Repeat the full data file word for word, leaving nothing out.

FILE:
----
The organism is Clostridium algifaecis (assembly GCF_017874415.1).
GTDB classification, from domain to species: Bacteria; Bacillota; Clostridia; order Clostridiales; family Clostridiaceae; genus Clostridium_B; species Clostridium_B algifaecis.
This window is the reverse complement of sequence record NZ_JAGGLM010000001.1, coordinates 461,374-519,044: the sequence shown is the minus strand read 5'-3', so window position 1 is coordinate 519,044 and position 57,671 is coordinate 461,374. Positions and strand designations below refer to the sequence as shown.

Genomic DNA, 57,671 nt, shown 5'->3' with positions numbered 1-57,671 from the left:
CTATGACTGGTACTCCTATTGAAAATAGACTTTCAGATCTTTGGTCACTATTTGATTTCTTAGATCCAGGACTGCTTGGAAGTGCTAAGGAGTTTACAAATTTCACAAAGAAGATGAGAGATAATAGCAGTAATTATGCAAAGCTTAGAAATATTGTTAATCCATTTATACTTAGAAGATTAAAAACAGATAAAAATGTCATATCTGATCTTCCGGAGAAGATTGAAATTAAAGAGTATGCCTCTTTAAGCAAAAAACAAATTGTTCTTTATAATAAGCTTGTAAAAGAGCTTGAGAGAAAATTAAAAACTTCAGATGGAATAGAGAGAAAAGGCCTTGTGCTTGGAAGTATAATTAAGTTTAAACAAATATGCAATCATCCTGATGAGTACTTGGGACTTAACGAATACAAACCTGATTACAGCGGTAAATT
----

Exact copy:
The organism is Clostridium algifaecis (assembly GCF_017874415.1).
GTDB classification, from domain to species: Bacteria; Bacillota; Clostridia; order Clostridiales; family Clostridiaceae; genus Clostridium_B; species Clostridium_B algifaecis.
This window is the reverse complement of sequence record NZ_JAGGLM010000001.1, coordinates 461,374-519,044: the sequence shown is the minus strand read 5'-3', so window position 1 is coordinate 519,044 and position 57,671 is coordinate 461,374. Positions and strand designations below refer to the sequence as shown.

Genomic DNA, 57,671 nt, shown 5'->3' with positions numbered 1-57,671 from the left:
CTATGACTGGTACTCCTATTGAAAATAGACTTTCAGATCTTTGGTCACTATTTGATTTCTTAGATCCAGGACTGCTTGGAAGTGCTAAGGAGTTTACAAATTTCACAAAGAAGATGAGAGATAATAGCAGTAATTATGCAAAGCTTAGAAATATTGTTAATCCATTTATACTTAGAAGATTAAAAACAGATAAAAATGTCATATCTGATCTTCCGGAGAAGATTGAAATTAAAGAGTATGCCTCTTTAAGCAAAAAACAAATTGTTCTTTATAATAAGCTTGTAAAAGAGCTTGAGAGAAAATTAAAAACTTCAGATGGAATAGAGAGAAAAGGCCTTGTGCTTGGAAGTATAATTAAGTTTAAACAAATATGCAATCATCCTGATGAGTACTTGGGACTTAACGAATACAAACCTGATTACAGCGGTAAATT